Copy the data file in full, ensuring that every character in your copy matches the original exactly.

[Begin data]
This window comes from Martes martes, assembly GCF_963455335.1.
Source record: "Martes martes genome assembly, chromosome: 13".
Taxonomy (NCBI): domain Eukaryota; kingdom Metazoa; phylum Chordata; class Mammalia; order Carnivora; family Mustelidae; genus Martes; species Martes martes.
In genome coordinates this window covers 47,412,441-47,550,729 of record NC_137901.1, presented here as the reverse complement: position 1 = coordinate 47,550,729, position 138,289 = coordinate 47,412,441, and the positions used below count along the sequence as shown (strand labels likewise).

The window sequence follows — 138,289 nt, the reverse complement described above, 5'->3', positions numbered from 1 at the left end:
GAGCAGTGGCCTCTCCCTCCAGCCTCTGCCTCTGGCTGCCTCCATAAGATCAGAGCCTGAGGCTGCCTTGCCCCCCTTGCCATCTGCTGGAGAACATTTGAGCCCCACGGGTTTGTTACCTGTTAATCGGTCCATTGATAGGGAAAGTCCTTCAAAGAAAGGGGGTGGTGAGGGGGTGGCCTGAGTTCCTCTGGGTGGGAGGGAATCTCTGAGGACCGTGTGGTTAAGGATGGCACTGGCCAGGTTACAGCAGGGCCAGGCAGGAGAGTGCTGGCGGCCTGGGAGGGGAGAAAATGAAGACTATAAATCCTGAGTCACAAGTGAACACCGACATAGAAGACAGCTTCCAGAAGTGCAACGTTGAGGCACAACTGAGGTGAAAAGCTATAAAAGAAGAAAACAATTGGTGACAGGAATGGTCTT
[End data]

This window comes from Martes martes, assembly GCF_963455335.1.
Source record: "Martes martes genome assembly, chromosome: 13".
Taxonomy (NCBI): domain Eukaryota; kingdom Metazoa; phylum Chordata; class Mammalia; order Carnivora; family Mustelidae; genus Martes; species Martes martes.
In genome coordinates this window covers 47,412,441-47,550,729 of record NC_137901.1, presented here as the reverse complement: position 1 = coordinate 47,550,729, position 138,289 = coordinate 47,412,441, and the positions used below count along the sequence as shown (strand labels likewise).

The window sequence follows — 138,289 nt, the reverse complement described above, 5'->3', positions numbered from 1 at the left end:
GAGCAGTGGCCTCTCCCTCCAGCCTCTGCCTCTGGCTGCCTCCATAAGATCAGAGCCTGAGGCTGCCTTGCCCCCCTTGCCATCTGCTGGAGAACATTTGAGCCCCACGGGTTTGTTACCTGTTAATCGGTCCATTGATAGGGAAAGTCCTTCAAAGAAAGGGGGTGGTGAGGGGGTGGCCTGAGTTCCTCTGGGTGGGAGGGAATCTCTGAGGACCGTGTGGTTAAGGATGGCACTGGCCAGGTTACAGCAGGGCCAGGCAGGAGAGTGCTGGCGGCCTGGGAGGGGAGAAAATGAAGACTATAAATCCTGAGTCACAAGTGAACACCGACATAGAAGACAGCTTCCAGAAGTGCAACGTTGAGGCACAACTGAGGTGAAAAGCTATAAAAGAAGAAAACAATTGGTGACAGGAATGGTCTT